Be ready for your disability application before the process even starts

Tip 1:

Get prepared before you have your disability application interview and file your claim. Interviews with claims reps at field offices can be intimidating and a little nerve racking. That said, you need to understand that the CR (claims representative) who takes your claim at the Social Security office does not actually work on the medical processing aspect of your claim. They only get your file started so it can be sent to a disability examiner to work on.

Once the examiner starts working on your claim, you may possibly never hear from them. However, it is often the case that they may contact your regarding your ADLs (activities of daily living) or regarding your medical history or work history.

That is why it is so important to get all the necessary information turned in from the very beginning of your claim. What is that information? Let's put it this way. Everything that will be used to decide your case.

That means information regarding your medical treatment and info regarding all your jobs. But it also means all your symptoms and your daily activities.

SSA (the Social Security Administration) is essentially looking for the reason "why" you are disabled. And that translates to the functional limitations that you possess as a result of your condition, such as a reduced ability to concentrate, remember, sit, stand, walk, bend, stoop, balance, reach, lift more than a certain amount of weight, or whatever your specific limitations might be as a result of your condition, or conditions.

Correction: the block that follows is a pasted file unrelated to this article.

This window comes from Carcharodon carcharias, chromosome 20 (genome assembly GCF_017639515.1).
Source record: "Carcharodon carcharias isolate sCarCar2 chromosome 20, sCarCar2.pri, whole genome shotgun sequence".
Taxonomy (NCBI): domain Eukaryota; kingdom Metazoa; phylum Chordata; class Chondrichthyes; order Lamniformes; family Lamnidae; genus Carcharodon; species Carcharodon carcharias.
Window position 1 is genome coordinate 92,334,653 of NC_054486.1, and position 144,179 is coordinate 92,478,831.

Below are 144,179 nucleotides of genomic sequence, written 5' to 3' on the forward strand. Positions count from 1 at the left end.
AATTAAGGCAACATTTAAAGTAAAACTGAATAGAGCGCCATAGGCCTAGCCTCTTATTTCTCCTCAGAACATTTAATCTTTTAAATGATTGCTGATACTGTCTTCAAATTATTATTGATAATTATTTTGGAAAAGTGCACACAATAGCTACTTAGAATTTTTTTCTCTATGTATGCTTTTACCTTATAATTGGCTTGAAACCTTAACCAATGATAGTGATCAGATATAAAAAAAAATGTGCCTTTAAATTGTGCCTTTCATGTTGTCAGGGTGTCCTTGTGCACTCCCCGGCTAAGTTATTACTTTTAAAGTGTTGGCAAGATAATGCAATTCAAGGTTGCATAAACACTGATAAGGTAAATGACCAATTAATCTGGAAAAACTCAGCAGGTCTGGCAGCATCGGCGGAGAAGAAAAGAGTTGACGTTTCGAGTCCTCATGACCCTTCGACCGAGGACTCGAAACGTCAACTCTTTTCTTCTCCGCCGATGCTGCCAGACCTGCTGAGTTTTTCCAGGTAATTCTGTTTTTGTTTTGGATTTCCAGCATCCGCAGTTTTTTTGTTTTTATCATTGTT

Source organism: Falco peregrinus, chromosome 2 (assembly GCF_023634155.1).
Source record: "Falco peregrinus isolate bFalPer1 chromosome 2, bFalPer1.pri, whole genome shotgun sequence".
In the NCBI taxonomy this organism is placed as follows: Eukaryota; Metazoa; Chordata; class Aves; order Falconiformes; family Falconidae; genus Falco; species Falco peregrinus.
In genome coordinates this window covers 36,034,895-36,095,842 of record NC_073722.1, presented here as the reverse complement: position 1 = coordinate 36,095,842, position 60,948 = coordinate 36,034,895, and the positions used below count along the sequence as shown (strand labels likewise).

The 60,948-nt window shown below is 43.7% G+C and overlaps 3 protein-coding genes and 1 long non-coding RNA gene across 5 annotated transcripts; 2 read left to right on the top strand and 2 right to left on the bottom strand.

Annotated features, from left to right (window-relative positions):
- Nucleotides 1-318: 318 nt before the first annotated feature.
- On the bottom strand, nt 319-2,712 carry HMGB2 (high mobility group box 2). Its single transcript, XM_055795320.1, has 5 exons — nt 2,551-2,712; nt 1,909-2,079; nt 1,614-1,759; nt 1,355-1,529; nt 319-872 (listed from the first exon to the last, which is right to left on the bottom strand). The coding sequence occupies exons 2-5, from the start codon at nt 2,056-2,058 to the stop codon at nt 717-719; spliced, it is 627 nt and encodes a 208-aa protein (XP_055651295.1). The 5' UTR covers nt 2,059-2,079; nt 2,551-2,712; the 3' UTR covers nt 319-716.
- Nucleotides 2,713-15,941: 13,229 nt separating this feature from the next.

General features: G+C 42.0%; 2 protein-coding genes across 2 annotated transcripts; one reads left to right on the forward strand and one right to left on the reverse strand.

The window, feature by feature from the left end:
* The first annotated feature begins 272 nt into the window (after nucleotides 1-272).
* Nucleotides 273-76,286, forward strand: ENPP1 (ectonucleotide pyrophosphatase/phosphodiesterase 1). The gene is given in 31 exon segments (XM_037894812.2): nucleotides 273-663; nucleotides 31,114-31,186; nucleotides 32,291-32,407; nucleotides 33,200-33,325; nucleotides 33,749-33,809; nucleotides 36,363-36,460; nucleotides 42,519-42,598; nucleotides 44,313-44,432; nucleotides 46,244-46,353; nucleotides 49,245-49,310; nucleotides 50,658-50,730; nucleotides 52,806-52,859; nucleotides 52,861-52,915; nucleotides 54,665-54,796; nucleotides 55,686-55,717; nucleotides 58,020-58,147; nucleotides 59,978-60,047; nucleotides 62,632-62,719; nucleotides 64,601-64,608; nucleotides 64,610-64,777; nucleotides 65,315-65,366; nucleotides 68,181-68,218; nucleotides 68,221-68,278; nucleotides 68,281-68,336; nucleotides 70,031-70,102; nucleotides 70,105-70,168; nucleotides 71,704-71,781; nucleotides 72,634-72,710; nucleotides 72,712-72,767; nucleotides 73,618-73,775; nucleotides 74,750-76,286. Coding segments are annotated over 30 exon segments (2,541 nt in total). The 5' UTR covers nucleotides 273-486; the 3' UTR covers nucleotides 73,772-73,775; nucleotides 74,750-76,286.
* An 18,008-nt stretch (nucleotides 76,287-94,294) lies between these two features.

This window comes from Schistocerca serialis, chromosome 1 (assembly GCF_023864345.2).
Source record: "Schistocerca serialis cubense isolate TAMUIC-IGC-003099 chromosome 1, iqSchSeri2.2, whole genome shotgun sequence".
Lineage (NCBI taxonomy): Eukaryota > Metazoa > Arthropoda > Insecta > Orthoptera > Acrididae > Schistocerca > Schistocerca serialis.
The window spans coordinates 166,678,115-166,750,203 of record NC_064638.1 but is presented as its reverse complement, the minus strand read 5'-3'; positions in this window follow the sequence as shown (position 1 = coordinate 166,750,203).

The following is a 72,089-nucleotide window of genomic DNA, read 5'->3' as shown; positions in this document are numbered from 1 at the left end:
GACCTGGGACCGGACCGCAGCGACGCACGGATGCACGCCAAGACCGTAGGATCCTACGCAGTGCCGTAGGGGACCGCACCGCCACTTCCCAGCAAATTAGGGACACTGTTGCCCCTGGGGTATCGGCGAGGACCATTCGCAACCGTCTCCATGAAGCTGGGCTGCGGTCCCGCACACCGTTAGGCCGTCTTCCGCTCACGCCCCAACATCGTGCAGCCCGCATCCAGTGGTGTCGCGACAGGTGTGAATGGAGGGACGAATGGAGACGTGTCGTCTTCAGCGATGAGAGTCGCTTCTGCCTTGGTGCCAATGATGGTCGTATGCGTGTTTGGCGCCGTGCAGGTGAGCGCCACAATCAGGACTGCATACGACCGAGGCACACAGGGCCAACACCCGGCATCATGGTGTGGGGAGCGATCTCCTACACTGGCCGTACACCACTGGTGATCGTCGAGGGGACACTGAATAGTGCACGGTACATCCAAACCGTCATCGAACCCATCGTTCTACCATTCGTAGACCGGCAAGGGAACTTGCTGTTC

To make your claim more successful, you should ideally write down all your medical treatment sources in advance of your interview appointment. This should include every facility you've been treated at, the names of all treating physicians, all of your diagnosed conditions, as well as all your various symptoms.

You will also want to provide addresses for your treatment sources to maximize the chance that the disability examiner who is assigned to your case will be able to obtain all your medical records, and in the shortest time possible.

You should also write down in advance your work history going back for the 15 year period prior to becoming disabled (this is the time period that Social Security is concerned and it is referred to as "the relevant work period"), focusing on job titles, descriptions of the work performed for each job, and the dates worked for each job.

Compiling a list of your work history and medical treatment history before the interview will help ensure that crucial information is not accidentally left out and will help to make the application process less stressful.

Terms discussed:

  • Social Security Disability SSI and Activities of Daily Living
  • What Happens During A Social Security Disability or SSI Interview?
  • How Does A Disability Examiner Determine a Person's Functional Limitations?
  • What happens if the examiner cannot find all my medical records?

    About the Author: Tim Moore is a former Social Security Disability Examiner in North Carolina, has been interviewed by the NY Times and the LA Times on the disability system, and is an Accredited Disability Representative (ADR) in North Carolina. For assistance on a disability application or Appeal in NC, click here.

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